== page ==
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Lucara may go underground

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  • Over P5 billion needed for underground project
  • Company could finance it from own cash flow
  • Underground mining would expand mine life to 2040

TLOTLO KEBINAKGABO

Lucara will make a decision on whether they will develop an underground mine at Karowe in the next two or three months, Managing Director Naseem Banu Lahri has told this publication.

This comes after the diamond company announced the results of a positive underground feasibility study for development of an underground mine at Karowe Mine. This would double the mine life and generate significant revenue and cash flow out to 2040.

Speaking with this publication on the sidelines of the Diamond Conference which was held in Gaborone last week, Lahri noted that even though they have positive results from the feasibility study, they have not decided whether they will go underground or not because there are a lot of decision points that need to be reached. “Such include financing,” she said.

According to the company’s released statements, a pre-production capital outlay of $514 million is needed for the underground project. This, however, seems to be not a problem for the company because it believes a significant portion of this cost can be funded from their cash flow. “The investment is expected to be paid back in less than three years as the underground allows us to exploit the highest value part of the orebody first and generate more than $5.25 billion in gross revenue,” the company said.

The Lucara Botswana MD noted that they are not under any pressure to decide whether to go underground now. “That is because if we go underground, we will need to start construction in the middle of next year,” Lahri explained. “Looking at the decision process, it should take about two to three months to actually make a decision.”

Lahri added that in efforts to expand their mines, they will continue to explore new technologies that will help identify new resources within the country.

But will the underground mining of Karowe not put the lives of those who leave in the surroundings of the mine in danger with tremours? “We mine responsibly and we have good people handling it,” she said. “So we believe that we are not negatively impacting on the environment. But as you know, mining has an impact on the environment from blasting. So to say we are not having an impact on the environment is not true. But we are about responsible mining,”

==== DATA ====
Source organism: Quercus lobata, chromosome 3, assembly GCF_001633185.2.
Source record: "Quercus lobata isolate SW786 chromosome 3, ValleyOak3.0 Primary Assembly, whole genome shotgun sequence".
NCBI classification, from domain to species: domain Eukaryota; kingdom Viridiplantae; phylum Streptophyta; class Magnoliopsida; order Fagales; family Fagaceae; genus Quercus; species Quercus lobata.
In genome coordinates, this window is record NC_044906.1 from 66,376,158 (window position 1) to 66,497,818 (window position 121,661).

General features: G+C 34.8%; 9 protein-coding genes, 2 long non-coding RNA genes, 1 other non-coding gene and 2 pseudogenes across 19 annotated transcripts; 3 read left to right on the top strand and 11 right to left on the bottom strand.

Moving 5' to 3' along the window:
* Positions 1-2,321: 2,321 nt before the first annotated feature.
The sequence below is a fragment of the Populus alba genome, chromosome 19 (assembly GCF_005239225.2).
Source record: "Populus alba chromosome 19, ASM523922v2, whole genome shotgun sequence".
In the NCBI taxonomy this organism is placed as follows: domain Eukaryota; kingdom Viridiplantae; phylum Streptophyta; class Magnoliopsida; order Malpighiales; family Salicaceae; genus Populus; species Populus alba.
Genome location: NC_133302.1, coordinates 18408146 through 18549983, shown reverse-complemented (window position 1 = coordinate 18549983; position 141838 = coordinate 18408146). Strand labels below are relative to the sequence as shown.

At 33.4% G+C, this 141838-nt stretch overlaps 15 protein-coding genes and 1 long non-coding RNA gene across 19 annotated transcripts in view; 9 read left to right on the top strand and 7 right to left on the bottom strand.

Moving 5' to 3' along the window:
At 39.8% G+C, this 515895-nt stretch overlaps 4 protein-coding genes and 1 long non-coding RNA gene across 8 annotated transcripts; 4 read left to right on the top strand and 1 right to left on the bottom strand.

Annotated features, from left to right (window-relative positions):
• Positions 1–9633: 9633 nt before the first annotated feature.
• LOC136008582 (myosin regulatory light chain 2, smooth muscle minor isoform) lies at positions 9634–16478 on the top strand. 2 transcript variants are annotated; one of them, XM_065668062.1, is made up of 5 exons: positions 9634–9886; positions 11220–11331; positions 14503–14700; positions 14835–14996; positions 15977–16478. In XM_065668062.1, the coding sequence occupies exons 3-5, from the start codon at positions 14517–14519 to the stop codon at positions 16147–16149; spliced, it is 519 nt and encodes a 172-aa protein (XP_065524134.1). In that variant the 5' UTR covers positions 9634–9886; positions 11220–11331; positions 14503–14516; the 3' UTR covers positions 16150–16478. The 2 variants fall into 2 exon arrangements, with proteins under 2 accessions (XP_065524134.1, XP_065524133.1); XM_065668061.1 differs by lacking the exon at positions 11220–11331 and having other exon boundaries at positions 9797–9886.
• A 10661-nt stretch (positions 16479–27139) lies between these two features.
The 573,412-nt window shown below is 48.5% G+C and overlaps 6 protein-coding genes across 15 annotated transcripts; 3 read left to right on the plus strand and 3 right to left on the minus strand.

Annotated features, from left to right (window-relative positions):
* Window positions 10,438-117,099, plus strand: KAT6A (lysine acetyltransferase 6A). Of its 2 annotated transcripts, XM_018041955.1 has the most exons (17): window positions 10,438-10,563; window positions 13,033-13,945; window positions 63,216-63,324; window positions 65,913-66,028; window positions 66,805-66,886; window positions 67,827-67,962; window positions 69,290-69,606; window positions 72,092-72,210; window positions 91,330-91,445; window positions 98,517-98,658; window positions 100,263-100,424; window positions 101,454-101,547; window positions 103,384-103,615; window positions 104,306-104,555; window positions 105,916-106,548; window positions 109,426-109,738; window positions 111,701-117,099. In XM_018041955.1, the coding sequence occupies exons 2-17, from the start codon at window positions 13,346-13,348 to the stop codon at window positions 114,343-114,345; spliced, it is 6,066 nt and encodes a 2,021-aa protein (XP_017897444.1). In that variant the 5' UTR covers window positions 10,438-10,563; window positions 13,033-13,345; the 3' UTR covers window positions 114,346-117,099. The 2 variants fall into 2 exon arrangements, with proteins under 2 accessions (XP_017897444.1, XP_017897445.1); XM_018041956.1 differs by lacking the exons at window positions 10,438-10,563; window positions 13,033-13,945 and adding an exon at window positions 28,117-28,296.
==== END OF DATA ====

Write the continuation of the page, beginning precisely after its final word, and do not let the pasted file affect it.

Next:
Are synthetic diamonds a threat to Lucara?
Research carried out by this publication shows that synthetic diamonds, which are often described as complete copies of natural diamonds since the same methods and procedures were used to recreate the them with the result that synthetics contain the same crystal lattice structure as natural diamonds, could be a threat on the market. The only remarkable difference between the two is that natural diamonds are more than 3.3 billion years old, making the gemstone extremely special and one of a kind.

Giant miner De Beers has tapped into the manufacturing of synthetic diamonds, arousing debate within the mining sector of how the modern gemstones could impact the natural ones in terms of value and sales. But for Lahri this is not a problem because synthetics are not wanted in Lucara’s main markets in Asia, mainly India. “They want the real thing,” she said. “They want the sparkle in the diamond.”

However, Lahri’s may be a brave face as synthetics may be having an impact on Lucara already. The company reported USD 45,3 million during the third quarter of this year, which is a slight fall compared to USD 45.7 million recorded for the same period of 2018.

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